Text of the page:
Navigated transoral odontoidectomy to treat congenital basilar invagination after failed posterior reduction and fusion

Wanru Duan MD 1 , Dean Chou MD 2 , Fengzeng Jian MD, PhD 1 and Zan Chen MD, PhD 1
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  • 1 Department of Neurosurgery, Xuanwu Hospital, Capital Medical University, Beijing, China; and
  • 2 Department of Neurological Surgery, University of California, San Francisco, California
Open access

Transoral odontoidectomy is a traditional technique to treat congenital basilar invagination (BI) associated with atlantoaxial dislocation (AAD). Although posterior surgery has been a trend to treat most cases, there are still cases that need to be treated through a transoral approach. In addition, intraoperative modern image-guided navigation systems help identify any remnants of the dens and decrease the risk of vertebral artery injury. For symptomatic cases with a history of previous posterior fusion and severe osteoporosis, transoral odontoidectomy is preferred over a posterior-only approach. Our video demonstrates the surgical technique for transoral revision odontoidectomy to treat congenital basilar invagination associated with atlantoaxial dislocation after previous posterior craniovertebral junction surgery.

The video can be found here: https://youtu.be/vzcAW8oLcZY

Transoral odontoidectomy is a traditional technique to treat congenital basilar invagination (BI) associated with atlantoaxial dislocation (AAD). Although posterior surgery has been a trend to treat most cases, there are still cases that need to be treated through a transoral approach. In addition, intraoperative modern image-guided navigation systems help identify any remnants of the dens and decrease the risk of vertebral artery injury. For symptomatic cases with a history of previous posterior fusion and severe osteoporosis, transoral odontoidectomy is preferred over a posterior-only approach. Our video demonstrates the surgical technique for transoral revision odontoidectomy to treat congenital basilar invagination associated with atlantoaxial dislocation after previous posterior craniovertebral junction surgery.

The video can be found here: https://youtu.be/vzcAW8oLcZY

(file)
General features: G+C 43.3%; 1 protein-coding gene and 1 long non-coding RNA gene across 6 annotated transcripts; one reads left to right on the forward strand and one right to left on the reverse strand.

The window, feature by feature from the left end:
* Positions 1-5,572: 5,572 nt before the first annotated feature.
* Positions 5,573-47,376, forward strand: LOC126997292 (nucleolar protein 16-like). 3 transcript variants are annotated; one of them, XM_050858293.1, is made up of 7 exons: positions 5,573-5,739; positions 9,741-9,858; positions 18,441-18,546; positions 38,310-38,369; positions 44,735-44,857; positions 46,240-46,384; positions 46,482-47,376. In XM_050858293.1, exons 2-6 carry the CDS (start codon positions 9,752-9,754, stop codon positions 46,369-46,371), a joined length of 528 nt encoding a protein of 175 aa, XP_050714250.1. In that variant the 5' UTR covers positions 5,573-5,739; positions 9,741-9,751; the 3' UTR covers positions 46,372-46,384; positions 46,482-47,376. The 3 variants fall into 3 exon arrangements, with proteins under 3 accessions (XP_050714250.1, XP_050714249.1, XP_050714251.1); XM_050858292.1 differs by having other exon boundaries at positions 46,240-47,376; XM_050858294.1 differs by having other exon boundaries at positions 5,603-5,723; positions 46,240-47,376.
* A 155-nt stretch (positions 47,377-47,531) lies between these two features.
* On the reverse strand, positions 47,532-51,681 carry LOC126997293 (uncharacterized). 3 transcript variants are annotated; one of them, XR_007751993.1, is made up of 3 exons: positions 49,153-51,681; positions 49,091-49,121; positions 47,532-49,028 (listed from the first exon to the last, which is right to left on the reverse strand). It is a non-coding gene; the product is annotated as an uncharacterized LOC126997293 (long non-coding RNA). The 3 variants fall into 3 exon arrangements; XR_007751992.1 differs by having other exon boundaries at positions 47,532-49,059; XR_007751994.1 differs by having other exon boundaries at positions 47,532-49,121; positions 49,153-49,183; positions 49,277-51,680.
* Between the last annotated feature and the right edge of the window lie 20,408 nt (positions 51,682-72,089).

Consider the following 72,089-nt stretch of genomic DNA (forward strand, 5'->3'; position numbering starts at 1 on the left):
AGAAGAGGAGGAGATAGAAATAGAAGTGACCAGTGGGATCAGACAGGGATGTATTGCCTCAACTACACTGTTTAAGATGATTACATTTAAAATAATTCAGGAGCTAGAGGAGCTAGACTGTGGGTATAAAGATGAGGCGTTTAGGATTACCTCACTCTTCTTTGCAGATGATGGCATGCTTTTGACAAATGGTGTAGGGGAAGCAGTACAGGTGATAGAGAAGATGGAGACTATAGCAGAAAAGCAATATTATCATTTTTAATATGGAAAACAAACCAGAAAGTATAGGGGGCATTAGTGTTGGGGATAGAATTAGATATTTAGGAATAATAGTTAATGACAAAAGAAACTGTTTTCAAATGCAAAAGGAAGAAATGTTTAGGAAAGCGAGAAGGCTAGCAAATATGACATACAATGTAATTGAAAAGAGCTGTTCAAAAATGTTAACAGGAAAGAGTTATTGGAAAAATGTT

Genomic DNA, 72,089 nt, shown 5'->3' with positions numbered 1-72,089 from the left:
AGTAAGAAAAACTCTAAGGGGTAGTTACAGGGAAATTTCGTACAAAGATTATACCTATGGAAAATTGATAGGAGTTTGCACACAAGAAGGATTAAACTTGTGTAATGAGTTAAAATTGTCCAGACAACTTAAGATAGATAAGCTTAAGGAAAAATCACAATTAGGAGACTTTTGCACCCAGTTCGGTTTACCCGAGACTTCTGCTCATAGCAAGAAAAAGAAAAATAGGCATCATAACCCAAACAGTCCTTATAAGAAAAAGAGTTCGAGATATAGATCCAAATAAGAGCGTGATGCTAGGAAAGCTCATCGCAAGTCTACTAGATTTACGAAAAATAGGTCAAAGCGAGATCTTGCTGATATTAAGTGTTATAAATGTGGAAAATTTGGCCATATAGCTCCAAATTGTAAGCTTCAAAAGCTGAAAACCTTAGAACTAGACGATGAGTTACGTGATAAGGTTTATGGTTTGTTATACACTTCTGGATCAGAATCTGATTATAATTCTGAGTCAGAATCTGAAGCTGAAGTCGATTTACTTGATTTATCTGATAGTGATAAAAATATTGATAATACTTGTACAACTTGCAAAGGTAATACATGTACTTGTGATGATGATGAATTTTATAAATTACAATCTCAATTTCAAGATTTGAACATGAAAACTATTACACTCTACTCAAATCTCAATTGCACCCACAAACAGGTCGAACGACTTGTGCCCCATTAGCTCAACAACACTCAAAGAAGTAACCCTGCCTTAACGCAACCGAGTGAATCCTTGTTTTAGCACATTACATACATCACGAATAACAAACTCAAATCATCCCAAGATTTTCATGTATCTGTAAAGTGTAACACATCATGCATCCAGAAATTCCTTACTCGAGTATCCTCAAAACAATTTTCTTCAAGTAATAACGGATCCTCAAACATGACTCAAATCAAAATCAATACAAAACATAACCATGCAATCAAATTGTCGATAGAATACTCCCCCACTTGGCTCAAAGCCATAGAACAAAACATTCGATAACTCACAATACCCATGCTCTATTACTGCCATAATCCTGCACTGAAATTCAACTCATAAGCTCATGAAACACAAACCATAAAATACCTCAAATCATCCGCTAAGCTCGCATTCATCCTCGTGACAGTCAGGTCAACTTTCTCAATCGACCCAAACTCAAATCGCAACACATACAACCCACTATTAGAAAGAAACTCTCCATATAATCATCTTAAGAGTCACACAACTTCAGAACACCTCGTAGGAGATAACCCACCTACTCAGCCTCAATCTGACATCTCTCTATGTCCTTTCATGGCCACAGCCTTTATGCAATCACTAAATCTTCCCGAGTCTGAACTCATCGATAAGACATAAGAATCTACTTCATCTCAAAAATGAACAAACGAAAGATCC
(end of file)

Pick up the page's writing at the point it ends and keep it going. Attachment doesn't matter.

Transcript

0:20 This video demonstrates the surgical technique for transoral odontoidectomy to treat basilar invagination with atlantoaxial dislocation after a failed posterior occipital-cervical fusion to treat craniovertebral junction pathology.

0:35 Clinical presentation. The patient is a 64-year-old woman who presented with progressive bilateral lower extremity weakness for 20 years and bilateral upper extremity weakness for 10 years. She suffered from stiffness of bilateral lower limbs and loss of dexterity of hands. Her symptoms worsened, and she developed dysphagia after posterior decompression and fusion 1 month ago.

Neurological examination revealed an unsteady gait, muscle strength grade 3–4 out of 5, and a left Babinski’s sign. Her JOA score was 10. The patient also had severe osteoporosis, a contraindication for revision posterior surgery (Duan et al., 2019). Thus, a transoral odontoidectomy was chosen to decompress the spinal cord (Wang and Yan, 2017; Mummaneni and Haid, 2005; Goel, 2005).

1:31 Imaging. A midsagittal CT reconstruction showed that the atlantoaxial dislocation and the basilar invagination remain unreduced after the posterior surgery. The occipital plate had been implanted into the squamous part of occipital bone, which also had an assimilated C1.

The distance of the odontoid tip above Chamberlain’s line was 1.14 cm, the atlantodental interval was 3.06 mm, and the clivus-canal angle was 129.1°.

A sagittal T2-weighted MRI shows brainstem compression by the odontoid process. The surgical plan was an odontoidectomy through a transoral approach.

2:18 Positioning. The patient was placed into the Mayfield skull clamp supine on the operating table, and standard endotracheal intubation was performed through the mouth. A transoral tongue retractor and a pharyngeal retractor were inserted to expose the oropharynx. The soft palate was suspended cranially using a slim silicone tube. The O-arm (Medtronic, Inc.) was used to obtain an intraoperative CT and register the neuronavigation (Brainlab).

2:49 Exposure. A midline vertical incision was made using a blade dividing the mucosa. A navigated probe was used to locate both the base and the tip of the odontoid. Monopolar electrical cautery was used to divide the pharyngeal constrictor muscles and skeletonize the anterior C1 tubercle, the C1 arch, and the C2 vertebral body subperiosteally.